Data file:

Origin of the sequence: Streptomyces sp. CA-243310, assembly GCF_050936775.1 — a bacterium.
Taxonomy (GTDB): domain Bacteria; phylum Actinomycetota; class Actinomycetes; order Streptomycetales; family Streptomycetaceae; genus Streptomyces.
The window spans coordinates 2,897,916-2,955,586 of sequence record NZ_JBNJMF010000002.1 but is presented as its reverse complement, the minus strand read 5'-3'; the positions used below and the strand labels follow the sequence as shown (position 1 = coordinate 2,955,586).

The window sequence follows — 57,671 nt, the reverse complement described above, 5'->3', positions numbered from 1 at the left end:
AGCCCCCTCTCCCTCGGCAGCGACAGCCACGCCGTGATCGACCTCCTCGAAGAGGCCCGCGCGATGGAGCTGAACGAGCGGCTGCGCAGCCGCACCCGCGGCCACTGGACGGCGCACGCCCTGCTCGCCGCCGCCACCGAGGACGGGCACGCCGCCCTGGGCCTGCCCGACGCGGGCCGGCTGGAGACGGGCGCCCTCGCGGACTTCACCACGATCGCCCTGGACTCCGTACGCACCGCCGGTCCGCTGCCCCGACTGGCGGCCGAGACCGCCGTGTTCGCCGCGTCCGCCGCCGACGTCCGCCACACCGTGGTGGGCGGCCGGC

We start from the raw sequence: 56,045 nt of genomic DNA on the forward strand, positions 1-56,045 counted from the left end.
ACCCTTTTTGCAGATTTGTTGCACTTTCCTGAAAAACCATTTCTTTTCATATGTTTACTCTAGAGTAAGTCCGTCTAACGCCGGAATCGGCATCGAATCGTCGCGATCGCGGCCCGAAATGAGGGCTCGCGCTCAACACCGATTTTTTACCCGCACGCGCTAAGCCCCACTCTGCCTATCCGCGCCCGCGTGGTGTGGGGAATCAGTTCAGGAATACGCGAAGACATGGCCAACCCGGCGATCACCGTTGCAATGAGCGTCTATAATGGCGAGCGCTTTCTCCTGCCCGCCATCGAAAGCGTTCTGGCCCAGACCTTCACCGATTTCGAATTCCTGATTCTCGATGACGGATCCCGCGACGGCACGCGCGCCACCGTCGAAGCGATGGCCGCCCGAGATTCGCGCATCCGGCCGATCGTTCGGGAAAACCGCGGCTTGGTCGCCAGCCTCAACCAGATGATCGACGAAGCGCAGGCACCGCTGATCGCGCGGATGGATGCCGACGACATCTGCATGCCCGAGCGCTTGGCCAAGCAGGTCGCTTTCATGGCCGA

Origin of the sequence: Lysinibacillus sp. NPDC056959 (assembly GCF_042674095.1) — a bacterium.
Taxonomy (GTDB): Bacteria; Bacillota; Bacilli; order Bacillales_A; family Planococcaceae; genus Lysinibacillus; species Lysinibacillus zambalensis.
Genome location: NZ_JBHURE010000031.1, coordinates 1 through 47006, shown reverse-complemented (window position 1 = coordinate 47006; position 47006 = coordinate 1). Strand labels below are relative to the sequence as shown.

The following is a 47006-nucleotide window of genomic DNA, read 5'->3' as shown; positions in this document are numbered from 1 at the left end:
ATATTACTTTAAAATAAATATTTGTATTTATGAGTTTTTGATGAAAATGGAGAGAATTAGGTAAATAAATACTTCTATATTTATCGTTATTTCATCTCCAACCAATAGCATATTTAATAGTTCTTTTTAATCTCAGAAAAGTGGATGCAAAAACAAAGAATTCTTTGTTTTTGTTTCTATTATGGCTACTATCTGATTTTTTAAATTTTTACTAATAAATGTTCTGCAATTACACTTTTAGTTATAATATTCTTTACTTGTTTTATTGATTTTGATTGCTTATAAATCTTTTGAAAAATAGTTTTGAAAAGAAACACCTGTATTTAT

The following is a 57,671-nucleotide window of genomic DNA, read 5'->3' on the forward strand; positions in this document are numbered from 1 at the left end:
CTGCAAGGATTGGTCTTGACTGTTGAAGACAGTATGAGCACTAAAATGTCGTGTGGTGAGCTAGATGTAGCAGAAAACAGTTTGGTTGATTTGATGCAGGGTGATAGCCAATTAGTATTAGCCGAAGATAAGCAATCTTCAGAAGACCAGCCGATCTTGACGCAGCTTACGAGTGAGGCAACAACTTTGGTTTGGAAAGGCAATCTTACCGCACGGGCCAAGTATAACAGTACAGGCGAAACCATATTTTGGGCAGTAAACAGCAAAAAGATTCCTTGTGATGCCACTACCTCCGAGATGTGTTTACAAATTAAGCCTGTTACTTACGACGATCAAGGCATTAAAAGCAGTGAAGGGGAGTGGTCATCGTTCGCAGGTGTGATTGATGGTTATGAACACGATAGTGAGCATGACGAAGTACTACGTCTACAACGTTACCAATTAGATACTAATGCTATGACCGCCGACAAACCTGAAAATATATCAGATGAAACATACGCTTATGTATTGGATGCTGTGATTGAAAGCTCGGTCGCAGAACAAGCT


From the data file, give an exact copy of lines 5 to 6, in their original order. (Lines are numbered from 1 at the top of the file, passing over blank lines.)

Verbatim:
AGCCCCCTCTCCCTCGGCAGCGACAGCCACGCCGTGATCGACCTCCTCGAAGAGGCCCGCGCGATGGAGCTGAACGAGCGGCTGCGCAGCCGCACCCGCGGCCACTGGACGGCGCACGCCCTGCTCGCCGCCGCCACCGAGGACGGGCACGCCGCCCTGGGCCTGCCCGACGCGGGCCGGCTGGAGACGGGCGCCCTCGCGGACTTCACCACGATCGCCCTGGACTCCGTACGCACCGCCGGTCCGCTGCCCCGACTGGCGGCCGAGACCGCCGTGTTCGCCGCGTCCGCCGCCGACGTCCGCCACACCGTGGTGGGCGGCCGGC

We start from the raw sequence: 56,045 nt of genomic DNA on the forward strand, positions 1-56,045 counted from the left end.